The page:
Urban disposabilities : garbage and the relational politics of place-making in Cartagena, Colombia

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Thesis defended by Laura Neville, December 7, 2023 – Institute of geography and durability (IGD).

From littered plastic bottles clogging canals, to heaps of construction waste forming land over water, failed dumpsite closures, or waste pickers displaced from recycling routes, urban disposabilities are manifestations of the multifaceted socio-material relations surrounding waste. The thesis examines these socio-material relations, as they unfold across urban scales, spaces and temporalities, and how they come to matter for shaping relational politics of place-making in the city. Treating waste and wasting processes as socially, culturally, economically, and politically situated, the thesis argues that urban disposabilities are shaped by historical continuities of structures of power, urban inequalities and are porous to complex forms of violence. By focusing on Cartagena’s inhabitants’ quotidian and mundane practices with garbage, it centres on the bodily process in and through which urban disposabilites are produced along dimensions of social class, race, and gender. Through bodily processes, relational politics of place-making are continuously enacted, contested and reshaped in and through waste. Waste is thus understood as constitutive of urban belonging and of relational politics of place-making.  The openness of urban disposabilities suggests that garbage-based practices can underpin the social production of place-making, and foreshadow urban futures.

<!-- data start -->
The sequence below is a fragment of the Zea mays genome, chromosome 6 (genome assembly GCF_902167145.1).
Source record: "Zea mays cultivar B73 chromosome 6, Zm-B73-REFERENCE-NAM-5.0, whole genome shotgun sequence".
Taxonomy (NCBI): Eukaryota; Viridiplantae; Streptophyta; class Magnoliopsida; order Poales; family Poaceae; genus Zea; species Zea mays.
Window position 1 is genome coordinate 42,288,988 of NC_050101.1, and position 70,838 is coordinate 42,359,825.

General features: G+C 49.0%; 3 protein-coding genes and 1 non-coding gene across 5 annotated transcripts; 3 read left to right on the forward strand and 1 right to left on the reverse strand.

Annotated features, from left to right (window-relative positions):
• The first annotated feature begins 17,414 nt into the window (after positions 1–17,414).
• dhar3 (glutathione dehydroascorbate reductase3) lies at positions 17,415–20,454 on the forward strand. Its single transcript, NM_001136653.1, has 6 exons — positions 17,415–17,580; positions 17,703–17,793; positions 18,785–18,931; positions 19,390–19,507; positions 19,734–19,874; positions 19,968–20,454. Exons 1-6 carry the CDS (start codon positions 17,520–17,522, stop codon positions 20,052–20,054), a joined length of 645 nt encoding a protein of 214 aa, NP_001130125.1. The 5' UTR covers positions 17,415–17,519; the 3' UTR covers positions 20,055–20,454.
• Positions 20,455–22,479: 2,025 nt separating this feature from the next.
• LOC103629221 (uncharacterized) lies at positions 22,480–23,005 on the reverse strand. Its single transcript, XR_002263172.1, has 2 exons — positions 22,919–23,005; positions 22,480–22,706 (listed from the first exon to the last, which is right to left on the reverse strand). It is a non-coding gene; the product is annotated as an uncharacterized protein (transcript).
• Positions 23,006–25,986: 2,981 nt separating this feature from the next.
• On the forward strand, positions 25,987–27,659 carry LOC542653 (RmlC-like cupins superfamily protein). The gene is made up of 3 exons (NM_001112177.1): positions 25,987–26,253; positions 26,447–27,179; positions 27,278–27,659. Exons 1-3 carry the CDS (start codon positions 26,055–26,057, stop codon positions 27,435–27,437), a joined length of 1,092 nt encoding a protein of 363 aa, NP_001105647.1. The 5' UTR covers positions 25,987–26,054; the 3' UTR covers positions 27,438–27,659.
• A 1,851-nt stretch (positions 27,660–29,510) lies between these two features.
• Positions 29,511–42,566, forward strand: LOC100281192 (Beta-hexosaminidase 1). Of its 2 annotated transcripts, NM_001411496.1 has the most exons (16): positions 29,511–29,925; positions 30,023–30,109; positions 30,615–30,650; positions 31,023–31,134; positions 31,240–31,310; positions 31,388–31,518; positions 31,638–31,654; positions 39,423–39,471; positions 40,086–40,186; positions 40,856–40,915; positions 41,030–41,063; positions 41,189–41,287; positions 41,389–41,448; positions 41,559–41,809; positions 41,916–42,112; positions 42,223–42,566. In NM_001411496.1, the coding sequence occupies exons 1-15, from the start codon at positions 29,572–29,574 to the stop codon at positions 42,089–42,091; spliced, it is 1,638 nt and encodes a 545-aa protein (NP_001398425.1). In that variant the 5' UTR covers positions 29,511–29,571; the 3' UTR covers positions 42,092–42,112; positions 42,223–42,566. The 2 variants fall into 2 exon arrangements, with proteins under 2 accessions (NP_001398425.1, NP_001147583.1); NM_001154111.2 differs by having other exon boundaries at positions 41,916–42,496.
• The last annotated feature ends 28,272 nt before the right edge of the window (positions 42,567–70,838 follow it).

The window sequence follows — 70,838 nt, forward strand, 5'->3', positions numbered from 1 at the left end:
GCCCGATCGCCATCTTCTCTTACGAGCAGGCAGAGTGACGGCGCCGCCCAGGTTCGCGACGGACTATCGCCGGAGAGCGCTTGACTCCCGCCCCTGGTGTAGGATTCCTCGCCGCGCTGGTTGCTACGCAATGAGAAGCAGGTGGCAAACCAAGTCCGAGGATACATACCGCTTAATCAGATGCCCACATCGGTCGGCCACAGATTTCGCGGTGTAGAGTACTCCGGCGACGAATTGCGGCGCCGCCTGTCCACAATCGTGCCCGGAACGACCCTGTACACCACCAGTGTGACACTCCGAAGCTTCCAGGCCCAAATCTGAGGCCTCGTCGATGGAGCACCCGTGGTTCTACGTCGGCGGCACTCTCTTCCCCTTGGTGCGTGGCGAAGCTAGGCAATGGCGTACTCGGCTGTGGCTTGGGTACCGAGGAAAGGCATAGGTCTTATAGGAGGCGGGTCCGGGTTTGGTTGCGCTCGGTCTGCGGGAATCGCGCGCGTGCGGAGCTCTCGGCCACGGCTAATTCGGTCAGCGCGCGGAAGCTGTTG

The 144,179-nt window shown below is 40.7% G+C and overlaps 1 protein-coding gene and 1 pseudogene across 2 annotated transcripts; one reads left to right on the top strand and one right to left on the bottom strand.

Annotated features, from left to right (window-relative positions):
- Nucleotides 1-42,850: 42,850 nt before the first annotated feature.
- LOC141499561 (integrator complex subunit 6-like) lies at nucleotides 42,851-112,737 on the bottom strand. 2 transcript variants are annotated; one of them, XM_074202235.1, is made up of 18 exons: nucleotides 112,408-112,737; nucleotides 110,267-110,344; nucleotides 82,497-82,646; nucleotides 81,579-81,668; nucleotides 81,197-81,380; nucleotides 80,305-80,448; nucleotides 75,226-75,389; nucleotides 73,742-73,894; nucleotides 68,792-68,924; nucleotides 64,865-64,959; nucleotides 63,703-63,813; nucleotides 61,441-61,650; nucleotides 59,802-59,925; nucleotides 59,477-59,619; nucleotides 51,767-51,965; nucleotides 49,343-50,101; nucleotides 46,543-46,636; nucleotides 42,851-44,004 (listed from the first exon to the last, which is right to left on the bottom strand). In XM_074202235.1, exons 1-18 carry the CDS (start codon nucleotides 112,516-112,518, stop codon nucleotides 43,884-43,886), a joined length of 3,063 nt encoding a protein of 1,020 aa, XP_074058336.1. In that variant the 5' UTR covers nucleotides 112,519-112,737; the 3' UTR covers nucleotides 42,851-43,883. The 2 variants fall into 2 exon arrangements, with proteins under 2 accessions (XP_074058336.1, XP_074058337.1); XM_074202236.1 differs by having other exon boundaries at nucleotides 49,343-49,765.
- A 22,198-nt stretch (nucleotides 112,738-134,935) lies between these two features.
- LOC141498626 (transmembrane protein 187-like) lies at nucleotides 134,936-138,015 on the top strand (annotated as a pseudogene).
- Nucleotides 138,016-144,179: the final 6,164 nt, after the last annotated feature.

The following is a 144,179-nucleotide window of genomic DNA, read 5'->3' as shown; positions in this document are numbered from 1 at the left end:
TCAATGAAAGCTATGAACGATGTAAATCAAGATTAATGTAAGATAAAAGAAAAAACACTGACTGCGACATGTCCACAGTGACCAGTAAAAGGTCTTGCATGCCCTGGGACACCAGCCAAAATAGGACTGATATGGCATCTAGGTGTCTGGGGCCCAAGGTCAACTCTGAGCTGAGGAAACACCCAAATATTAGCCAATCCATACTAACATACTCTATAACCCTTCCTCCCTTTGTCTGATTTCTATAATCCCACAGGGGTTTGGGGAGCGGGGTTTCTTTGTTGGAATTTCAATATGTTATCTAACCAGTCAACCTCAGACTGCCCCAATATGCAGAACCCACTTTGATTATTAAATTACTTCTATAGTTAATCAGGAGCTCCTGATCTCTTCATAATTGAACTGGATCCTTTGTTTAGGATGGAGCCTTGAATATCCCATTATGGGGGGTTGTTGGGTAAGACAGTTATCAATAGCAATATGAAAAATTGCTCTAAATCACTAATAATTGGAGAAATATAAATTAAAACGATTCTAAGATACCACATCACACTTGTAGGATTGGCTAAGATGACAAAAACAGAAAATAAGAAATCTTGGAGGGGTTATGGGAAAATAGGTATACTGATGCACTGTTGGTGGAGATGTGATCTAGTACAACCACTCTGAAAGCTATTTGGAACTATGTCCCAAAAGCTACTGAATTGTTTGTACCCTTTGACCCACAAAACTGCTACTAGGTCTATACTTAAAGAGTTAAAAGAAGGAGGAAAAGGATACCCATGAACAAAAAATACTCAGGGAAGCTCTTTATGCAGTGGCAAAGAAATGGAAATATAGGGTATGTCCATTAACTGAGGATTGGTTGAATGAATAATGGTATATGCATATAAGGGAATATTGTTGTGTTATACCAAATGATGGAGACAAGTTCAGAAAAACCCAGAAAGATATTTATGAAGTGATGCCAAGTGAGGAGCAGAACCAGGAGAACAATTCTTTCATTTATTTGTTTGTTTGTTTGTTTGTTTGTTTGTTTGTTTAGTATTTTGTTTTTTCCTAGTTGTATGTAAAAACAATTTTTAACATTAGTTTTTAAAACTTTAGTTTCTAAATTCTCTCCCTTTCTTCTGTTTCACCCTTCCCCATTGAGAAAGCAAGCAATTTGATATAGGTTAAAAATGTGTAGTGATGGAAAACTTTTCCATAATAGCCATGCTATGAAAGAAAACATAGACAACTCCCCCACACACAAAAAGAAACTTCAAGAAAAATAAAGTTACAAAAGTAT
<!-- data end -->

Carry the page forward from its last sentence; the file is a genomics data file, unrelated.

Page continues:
Drawing on ethnographic research in Cartagena de Indias, Colombia, the thesis traces the circulation, (im-)mobility and containment of household waste in low-, lower middle-, and high-income neighbourhoods, to explore residents’ coping mechanisms in the absence of waste infrastructures in a self-built settlement; inhabitants’ social imaginaries of waste management in a lower middle-income neighbourhood; residents’ aspirations of household recycling in elite spaces; and waste pickers’ everyday arrangements over waste materials across the city. The diverse practices examined, despite not being overtly conflictual, are all means of making subtle claims and producing place with waste.

The juxtaposition of the inhabitants’ garbage-based everyday practices reveals the reconfiguration of gendered, race and class relations and subjectivities, and the contradictions inherent to relational politics place-making. Firstly, it shows the class-based discourses, meanings, symbolism, socio-material and political relations surrounding waste practices – through which urban inequalities are reproduced in the city. Secondly, it sheds light on the body, as an intimate site of political possibilities and, of the reproduction of urban inequalities. It highlights the processes reproducing the racialisation of Afro-Colombian bodies and subjectivities through gendered infrastructural household waste labour. It argues that embodied relational politics of place-making unfold with more-than-human materialites, and racialisation represents shared experiences of continued proximity with waste materials and toxins. Thirdly, it shows everyday encounters with the state, unfolding through waste practices – revealing the state’s ambivalent presence – and drawing intimate relations between the inhabitants and wider structures of power, which, in subtle ways, shape urban belonging and the possibility to make claims on the city.

The thesis presents a contribution at the intersections of feminist urban political ecology, Black Geographies, postcolonial urban studies and decolonial Latin American debates, proposing novel ways of reading the inherent plurality of relational politics of place-making as inhabitants in urban contexts contend with ever-evolving waste challenges.

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